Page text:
With the 20th anniversary of the Columbine shooting coming up on Saturday, it is time to reflect on how far our nation has and has not come with gun reform.
On April 20, 1999, two students took firearms into Columbine High School in Littleton, Colorado, killed 12 students and one teacher, and left more than 20 wounded.
The assassinations of John Lennon, Attorney General Robert Kennedy, Martin Luther King Jr. and President John F. Kennedy ignited debates on strict laws regarding gun control.
Discussion around gun reform was being made, and even acted on, prior to the shootings at Columbine High, in Jonesboro, Arkansas, in 1998 and in West Paducah, Kentucky, in 1997.
Following the deaths of the Kennedys and King, President Lyndon B. Johnson signed the Gun Control Act in 1968, which was the first action of refining gun reform since the 1930s. According to an ABC News article, state gun laws were tightening since 1963 after Kennedy’s death.
According to the Bureau of Alcohol, Tobacco, Firearms and Explosives, the purpose of the act was to “regulate interstate and foreign commerce in firearms, including importation, ‘prohibited persons’, and licensing provisions.” In short, it was direct legislation to address the details of how Lee Harvey Oswald obtained his weapon, which he bought through a mail order from a magazine ad from the National Rifle Association.
Only three others laws were passed that influenced the gun reform movement before Columbine.
Congress passed the Firearm Owners Protection Act in 1986 which prohibited a national registry of deal records. It limited the ATF from performing inspections on these purchases and processes. Ultimately, this was a step backward for gun control.
The Brady Handgun Violence Prevention Act of 1993, which was signed by then-President Bill Clinton, required background checks of manufacturers, importers or dealers before the purchase of a gun. This was a step forward for gun reform since 1968.
Next, former President Clinton enacted the Public Safety and Recreational Firearms Use Protection Act, or the assault weapons ban, on Sept. 13, 1994, which “prohibited the manufacture for civilian use of semi-automatic firearms and large-capacity ammunition magazines.”
Despite Clinton enacting this law, the school shooting still took place. It was proof that though steps were taken to prevent such events, they would still be able to happen due to laws not being restrictive enough.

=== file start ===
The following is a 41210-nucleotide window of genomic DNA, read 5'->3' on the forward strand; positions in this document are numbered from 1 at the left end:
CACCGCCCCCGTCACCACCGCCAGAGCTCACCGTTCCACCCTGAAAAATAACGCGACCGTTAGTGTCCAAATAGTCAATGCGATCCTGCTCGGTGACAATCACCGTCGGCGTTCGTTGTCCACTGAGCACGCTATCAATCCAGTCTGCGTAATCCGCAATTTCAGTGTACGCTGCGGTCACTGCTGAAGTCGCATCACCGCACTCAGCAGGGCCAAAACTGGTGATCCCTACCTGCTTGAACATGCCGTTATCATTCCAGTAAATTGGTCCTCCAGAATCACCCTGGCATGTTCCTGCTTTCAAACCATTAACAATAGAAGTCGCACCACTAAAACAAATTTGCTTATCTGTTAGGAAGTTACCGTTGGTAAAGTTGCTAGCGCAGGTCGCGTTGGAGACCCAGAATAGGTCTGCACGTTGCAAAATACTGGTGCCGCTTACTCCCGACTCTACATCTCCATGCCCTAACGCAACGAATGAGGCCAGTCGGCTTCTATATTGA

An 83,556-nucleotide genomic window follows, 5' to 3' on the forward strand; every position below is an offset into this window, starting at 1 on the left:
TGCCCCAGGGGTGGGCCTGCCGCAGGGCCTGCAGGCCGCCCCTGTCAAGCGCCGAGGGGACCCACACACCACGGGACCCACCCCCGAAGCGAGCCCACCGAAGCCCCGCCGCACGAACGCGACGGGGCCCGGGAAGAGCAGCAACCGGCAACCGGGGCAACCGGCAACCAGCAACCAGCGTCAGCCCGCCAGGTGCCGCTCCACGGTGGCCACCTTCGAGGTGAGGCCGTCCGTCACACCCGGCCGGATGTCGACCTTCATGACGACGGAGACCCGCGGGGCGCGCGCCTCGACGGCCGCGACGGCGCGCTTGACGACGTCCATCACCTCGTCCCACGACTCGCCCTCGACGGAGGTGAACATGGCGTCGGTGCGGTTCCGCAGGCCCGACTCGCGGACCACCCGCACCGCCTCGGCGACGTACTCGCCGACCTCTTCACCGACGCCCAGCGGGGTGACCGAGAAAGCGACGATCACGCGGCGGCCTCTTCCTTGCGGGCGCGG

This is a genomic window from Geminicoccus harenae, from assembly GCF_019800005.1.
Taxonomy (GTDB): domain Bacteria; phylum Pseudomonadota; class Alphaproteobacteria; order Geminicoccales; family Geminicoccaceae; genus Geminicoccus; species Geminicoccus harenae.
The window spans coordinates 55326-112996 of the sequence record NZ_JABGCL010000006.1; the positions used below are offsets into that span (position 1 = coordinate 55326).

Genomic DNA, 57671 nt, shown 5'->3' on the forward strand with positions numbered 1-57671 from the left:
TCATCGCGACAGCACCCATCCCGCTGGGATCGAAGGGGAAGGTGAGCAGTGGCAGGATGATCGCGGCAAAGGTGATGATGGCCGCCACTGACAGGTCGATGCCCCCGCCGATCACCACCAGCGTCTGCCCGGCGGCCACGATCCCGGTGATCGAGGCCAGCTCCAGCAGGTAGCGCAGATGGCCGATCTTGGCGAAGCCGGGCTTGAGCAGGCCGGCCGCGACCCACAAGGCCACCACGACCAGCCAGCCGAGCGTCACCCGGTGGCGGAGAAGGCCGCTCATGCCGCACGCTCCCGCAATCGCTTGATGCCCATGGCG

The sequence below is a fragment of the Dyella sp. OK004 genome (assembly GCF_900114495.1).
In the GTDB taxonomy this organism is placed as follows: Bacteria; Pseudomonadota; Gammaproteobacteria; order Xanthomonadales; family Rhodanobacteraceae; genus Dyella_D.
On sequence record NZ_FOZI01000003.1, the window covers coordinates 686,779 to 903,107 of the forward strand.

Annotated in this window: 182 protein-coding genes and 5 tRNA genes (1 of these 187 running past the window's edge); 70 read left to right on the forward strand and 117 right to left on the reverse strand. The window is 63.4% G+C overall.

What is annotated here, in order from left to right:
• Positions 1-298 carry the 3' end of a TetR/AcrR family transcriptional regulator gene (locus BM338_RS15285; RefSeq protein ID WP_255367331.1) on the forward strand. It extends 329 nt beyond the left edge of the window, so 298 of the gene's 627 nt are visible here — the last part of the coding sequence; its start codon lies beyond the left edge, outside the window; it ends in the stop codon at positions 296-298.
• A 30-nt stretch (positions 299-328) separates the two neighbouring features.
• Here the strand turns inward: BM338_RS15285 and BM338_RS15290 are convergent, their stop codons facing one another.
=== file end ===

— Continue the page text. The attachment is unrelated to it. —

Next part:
Although the assault weapons ban was approved by Presidents Ronald Reagan, Jimmy Carter and Gerald Ford, and was planned to last 10 years, it was not renewed in 2004.
Even President Trump signed a Bump Stock Ban, which officially began March 26, that addressed the scrutiny after it was notably used by the shooter in the Las Vegas mass shooting in 2017. According to TIME, the president has been going back and forth with his stances on gun control.
While current arguments vary from training and arming teachers to creating thorough and restrictive background checks before having the ability to purchase a gun, the message is prevalent in both of these solutions: we need a change.
Since Columbine, there have been 340 mass shootings, some of the most recent being at the Tree of Life synagogue in Pittsburgh; Marjory Stoneman Douglas High School in Parkland, Florida; a music festival held in Las Vegas; Pulse nightclub in Orlando, Florida; Emanuel African Methodist Episcopal Church in Charleston, South Carolina; Sandy Hook Elementary School in Newtown, Connecticut; and earlier on, Virginia Tech.
The reminder that 20 years have passed since Columbine, and nothing has been done to prevent the growing number of needless deaths, is astounding.
It is a message that our country needs to further change gun laws before more lives are taken because of our lack of gun control.
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